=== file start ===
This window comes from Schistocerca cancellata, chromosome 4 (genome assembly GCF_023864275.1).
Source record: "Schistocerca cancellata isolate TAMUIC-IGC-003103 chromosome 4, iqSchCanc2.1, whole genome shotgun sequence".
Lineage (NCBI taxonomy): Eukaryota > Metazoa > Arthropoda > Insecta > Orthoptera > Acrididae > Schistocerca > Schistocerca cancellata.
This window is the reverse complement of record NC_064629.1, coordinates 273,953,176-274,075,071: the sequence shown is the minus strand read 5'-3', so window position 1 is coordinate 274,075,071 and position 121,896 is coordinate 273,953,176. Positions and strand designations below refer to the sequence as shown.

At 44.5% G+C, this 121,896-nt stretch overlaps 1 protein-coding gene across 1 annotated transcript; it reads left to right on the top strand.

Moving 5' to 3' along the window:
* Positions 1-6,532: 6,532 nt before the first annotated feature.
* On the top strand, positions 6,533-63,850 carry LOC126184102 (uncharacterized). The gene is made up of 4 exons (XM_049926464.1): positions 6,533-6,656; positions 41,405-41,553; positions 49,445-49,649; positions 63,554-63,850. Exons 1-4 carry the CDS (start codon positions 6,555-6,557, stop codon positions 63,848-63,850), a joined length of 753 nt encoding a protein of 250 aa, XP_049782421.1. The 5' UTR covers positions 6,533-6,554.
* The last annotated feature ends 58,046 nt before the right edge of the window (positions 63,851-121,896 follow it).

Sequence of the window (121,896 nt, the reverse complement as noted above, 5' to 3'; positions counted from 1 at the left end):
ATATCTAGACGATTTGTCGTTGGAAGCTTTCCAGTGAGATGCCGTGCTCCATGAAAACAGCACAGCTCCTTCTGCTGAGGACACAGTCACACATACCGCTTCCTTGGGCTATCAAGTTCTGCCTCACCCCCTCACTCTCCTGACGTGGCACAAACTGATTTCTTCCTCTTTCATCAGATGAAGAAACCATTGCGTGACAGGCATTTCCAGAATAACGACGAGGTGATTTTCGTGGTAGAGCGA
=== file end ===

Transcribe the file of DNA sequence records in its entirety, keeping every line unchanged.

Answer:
This window comes from Schistocerca cancellata, chromosome 4 (genome assembly GCF_023864275.1).
Source record: "Schistocerca cancellata isolate TAMUIC-IGC-003103 chromosome 4, iqSchCanc2.1, whole genome shotgun sequence".
Lineage (NCBI taxonomy): Eukaryota > Metazoa > Arthropoda > Insecta > Orthoptera > Acrididae > Schistocerca > Schistocerca cancellata.
This window is the reverse complement of record NC_064629.1, coordinates 273,953,176-274,075,071: the sequence shown is the minus strand read 5'-3', so window position 1 is coordinate 274,075,071 and position 121,896 is coordinate 273,953,176. Positions and strand designations below refer to the sequence as shown.

At 44.5% G+C, this 121,896-nt stretch overlaps 1 protein-coding gene across 1 annotated transcript; it reads left to right on the top strand.

Moving 5' to 3' along the window:
* Positions 1-6,532: 6,532 nt before the first annotated feature.
* On the top strand, positions 6,533-63,850 carry LOC126184102 (uncharacterized). The gene is made up of 4 exons (XM_049926464.1): positions 6,533-6,656; positions 41,405-41,553; positions 49,445-49,649; positions 63,554-63,850. Exons 1-4 carry the CDS (start codon positions 6,555-6,557, stop codon positions 63,848-63,850), a joined length of 753 nt encoding a protein of 250 aa, XP_049782421.1. The 5' UTR covers positions 6,533-6,554.
* The last annotated feature ends 58,046 nt before the right edge of the window (positions 63,851-121,896 follow it).

Sequence of the window (121,896 nt, the reverse complement as noted above, 5' to 3'; positions counted from 1 at the left end):
ATATCTAGACGATTTGTCGTTGGAAGCTTTCCAGTGAGATGCCGTGCTCCATGAAAACAGCACAGCTCCTTCTGCTGAGGACACAGTCACACATACCGCTTCCTTGGGCTATCAAGTTCTGCCTCACCCCCTCACTCTCCTGACGTGGCACAAACTGATTTCTTCCTCTTTCATCAGATGAAGAAACCATTGCGTGACAGGCATTTCCAGAATAACGACGAGGTGATTTTCGTGGTAGAGCGA